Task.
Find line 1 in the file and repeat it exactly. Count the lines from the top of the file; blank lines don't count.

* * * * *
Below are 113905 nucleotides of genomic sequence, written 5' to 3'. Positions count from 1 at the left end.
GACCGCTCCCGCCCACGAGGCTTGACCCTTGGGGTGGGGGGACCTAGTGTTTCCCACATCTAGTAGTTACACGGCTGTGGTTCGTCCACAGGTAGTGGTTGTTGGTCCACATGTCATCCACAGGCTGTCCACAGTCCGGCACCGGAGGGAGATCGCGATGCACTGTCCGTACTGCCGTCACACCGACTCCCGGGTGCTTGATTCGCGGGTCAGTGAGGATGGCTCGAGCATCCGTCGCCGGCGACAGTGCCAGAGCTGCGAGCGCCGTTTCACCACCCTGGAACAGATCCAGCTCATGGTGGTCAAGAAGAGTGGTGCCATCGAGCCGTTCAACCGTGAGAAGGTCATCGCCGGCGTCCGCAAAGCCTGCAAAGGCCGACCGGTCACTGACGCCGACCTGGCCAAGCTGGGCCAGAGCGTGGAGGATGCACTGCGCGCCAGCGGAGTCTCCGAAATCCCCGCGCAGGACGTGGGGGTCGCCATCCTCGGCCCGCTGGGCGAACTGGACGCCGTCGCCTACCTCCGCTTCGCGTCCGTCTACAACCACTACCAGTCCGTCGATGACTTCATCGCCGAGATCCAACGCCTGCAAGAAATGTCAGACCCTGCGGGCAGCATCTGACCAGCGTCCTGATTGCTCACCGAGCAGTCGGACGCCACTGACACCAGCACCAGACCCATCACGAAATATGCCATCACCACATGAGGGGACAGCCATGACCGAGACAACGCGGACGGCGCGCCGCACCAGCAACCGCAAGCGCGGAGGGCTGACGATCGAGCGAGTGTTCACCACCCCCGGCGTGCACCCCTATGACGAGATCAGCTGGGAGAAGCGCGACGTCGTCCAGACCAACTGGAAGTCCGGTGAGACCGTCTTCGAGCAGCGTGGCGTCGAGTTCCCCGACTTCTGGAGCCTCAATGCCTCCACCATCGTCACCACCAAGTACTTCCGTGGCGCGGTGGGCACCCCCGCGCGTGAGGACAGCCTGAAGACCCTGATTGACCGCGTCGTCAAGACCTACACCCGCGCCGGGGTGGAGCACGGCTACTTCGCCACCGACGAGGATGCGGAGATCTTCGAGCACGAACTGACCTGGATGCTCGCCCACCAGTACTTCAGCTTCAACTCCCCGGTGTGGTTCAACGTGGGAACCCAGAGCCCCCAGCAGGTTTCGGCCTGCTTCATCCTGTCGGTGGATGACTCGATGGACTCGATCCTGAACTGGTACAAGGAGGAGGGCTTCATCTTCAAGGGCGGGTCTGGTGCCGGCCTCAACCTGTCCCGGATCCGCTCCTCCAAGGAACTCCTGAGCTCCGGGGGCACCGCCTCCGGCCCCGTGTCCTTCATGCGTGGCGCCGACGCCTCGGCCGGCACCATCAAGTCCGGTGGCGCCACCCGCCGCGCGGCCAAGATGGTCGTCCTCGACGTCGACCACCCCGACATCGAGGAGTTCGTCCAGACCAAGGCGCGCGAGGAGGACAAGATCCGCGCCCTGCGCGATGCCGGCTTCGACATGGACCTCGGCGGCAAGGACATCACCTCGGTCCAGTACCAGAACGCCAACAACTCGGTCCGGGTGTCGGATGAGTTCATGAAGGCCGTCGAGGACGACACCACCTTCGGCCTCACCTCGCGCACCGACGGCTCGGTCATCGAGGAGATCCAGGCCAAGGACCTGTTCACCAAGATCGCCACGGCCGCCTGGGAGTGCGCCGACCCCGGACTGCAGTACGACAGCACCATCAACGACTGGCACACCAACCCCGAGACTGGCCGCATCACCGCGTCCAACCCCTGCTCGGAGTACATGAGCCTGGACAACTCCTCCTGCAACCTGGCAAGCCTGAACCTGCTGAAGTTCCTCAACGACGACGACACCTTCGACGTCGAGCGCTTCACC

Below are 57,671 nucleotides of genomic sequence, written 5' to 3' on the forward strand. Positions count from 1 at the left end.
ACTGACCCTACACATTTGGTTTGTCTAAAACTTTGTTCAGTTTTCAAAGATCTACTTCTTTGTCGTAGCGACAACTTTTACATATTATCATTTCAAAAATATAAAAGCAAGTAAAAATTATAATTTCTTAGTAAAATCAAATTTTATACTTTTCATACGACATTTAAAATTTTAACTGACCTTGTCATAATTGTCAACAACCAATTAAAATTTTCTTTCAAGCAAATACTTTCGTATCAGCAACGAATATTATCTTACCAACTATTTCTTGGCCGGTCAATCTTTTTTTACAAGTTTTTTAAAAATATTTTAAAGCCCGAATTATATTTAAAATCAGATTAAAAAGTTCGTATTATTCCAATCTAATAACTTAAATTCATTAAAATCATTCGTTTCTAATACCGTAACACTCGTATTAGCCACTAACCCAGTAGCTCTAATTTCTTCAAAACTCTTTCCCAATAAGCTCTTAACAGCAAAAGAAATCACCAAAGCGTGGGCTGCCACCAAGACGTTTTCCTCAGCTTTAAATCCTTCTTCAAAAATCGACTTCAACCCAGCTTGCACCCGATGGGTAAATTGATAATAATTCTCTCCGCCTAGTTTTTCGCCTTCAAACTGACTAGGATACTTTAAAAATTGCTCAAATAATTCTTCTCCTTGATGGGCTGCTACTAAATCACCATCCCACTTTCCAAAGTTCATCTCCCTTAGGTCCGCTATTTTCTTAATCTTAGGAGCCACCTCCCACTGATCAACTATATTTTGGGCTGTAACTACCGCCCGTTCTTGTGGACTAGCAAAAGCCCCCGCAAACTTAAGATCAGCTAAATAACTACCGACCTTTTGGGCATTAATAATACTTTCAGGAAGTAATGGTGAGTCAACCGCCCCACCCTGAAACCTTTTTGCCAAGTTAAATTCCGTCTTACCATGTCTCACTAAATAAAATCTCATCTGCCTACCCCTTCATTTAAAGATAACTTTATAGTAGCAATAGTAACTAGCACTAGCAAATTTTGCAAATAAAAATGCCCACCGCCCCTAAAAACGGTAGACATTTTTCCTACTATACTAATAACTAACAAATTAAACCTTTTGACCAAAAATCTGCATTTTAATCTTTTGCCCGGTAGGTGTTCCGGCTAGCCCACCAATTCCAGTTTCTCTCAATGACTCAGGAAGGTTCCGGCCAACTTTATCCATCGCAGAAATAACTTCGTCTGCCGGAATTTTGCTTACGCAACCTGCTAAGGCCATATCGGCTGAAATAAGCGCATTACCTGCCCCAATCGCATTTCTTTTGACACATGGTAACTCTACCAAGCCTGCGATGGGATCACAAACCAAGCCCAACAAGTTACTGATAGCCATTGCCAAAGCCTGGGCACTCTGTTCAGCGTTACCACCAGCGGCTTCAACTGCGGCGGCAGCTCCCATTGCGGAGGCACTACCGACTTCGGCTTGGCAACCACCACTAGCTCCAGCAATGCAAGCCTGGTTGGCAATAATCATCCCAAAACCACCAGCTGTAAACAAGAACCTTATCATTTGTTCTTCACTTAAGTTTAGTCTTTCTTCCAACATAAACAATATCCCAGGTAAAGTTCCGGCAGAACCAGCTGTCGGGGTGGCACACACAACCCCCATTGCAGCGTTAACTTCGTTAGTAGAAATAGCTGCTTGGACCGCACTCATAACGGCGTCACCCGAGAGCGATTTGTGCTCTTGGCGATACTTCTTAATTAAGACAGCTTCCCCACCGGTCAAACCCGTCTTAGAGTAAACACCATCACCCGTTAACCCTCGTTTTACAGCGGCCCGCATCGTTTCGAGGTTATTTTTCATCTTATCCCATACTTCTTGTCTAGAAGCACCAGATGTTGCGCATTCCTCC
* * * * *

Below are 113905 nucleotides of genomic sequence, written 5' to 3'. Positions count from 1 at the left end.